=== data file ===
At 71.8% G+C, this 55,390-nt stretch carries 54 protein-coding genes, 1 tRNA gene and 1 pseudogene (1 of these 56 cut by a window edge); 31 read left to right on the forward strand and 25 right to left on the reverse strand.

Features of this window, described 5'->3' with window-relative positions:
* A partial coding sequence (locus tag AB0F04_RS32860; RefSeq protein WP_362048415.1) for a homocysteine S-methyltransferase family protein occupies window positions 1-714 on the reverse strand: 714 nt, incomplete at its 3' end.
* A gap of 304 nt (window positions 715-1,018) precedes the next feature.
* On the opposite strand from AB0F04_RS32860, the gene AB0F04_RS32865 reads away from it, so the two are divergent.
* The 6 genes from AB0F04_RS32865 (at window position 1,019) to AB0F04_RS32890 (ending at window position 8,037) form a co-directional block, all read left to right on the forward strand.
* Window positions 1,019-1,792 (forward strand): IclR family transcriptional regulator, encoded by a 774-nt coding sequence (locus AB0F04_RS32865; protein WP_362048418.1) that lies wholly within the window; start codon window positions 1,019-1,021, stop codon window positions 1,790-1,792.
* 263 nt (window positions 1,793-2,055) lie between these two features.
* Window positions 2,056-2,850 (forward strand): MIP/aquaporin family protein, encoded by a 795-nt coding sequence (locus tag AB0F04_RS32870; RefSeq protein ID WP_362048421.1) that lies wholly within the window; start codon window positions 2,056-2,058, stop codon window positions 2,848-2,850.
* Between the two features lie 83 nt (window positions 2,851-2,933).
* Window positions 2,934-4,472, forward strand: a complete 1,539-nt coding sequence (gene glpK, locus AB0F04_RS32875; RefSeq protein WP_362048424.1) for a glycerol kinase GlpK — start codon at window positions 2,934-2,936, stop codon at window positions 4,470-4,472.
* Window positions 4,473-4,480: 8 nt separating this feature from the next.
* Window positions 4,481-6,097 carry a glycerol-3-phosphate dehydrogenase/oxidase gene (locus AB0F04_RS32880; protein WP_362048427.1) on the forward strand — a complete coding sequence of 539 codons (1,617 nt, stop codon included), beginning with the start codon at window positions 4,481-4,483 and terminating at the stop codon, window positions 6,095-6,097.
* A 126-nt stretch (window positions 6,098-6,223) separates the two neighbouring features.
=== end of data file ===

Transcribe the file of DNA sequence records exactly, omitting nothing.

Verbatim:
At 71.8% G+C, this 55,390-nt stretch carries 54 protein-coding genes, 1 tRNA gene and 1 pseudogene (1 of these 56 cut by a window edge); 31 read left to right on the forward strand and 25 right to left on the reverse strand.

Features of this window, described 5'->3' with window-relative positions:
* A partial coding sequence (locus tag AB0F04_RS32860; RefSeq protein WP_362048415.1) for a homocysteine S-methyltransferase family protein occupies window positions 1-714 on the reverse strand: 714 nt, incomplete at its 3' end.
* A gap of 304 nt (window positions 715-1,018) precedes the next feature.
* On the opposite strand from AB0F04_RS32860, the gene AB0F04_RS32865 reads away from it, so the two are divergent.
* The 6 genes from AB0F04_RS32865 (at window position 1,019) to AB0F04_RS32890 (ending at window position 8,037) form a co-directional block, all read left to right on the forward strand.
* Window positions 1,019-1,792 (forward strand): IclR family transcriptional regulator, encoded by a 774-nt coding sequence (locus AB0F04_RS32865; protein WP_362048418.1) that lies wholly within the window; start codon window positions 1,019-1,021, stop codon window positions 1,790-1,792.
* 263 nt (window positions 1,793-2,055) lie between these two features.
* Window positions 2,056-2,850 (forward strand): MIP/aquaporin family protein, encoded by a 795-nt coding sequence (locus tag AB0F04_RS32870; RefSeq protein ID WP_362048421.1) that lies wholly within the window; start codon window positions 2,056-2,058, stop codon window positions 2,848-2,850.
* Between the two features lie 83 nt (window positions 2,851-2,933).
* Window positions 2,934-4,472, forward strand: a complete 1,539-nt coding sequence (gene glpK, locus AB0F04_RS32875; RefSeq protein WP_362048424.1) for a glycerol kinase GlpK — start codon at window positions 2,934-2,936, stop codon at window positions 4,470-4,472.
* Window positions 4,473-4,480: 8 nt separating this feature from the next.
* Window positions 4,481-6,097 carry a glycerol-3-phosphate dehydrogenase/oxidase gene (locus AB0F04_RS32880; protein WP_362048427.1) on the forward strand — a complete coding sequence of 539 codons (1,617 nt, stop codon included), beginning with the start codon at window positions 4,481-4,483 and terminating at the stop codon, window positions 6,095-6,097.
* A 126-nt stretch (window positions 6,098-6,223) separates the two neighbouring features.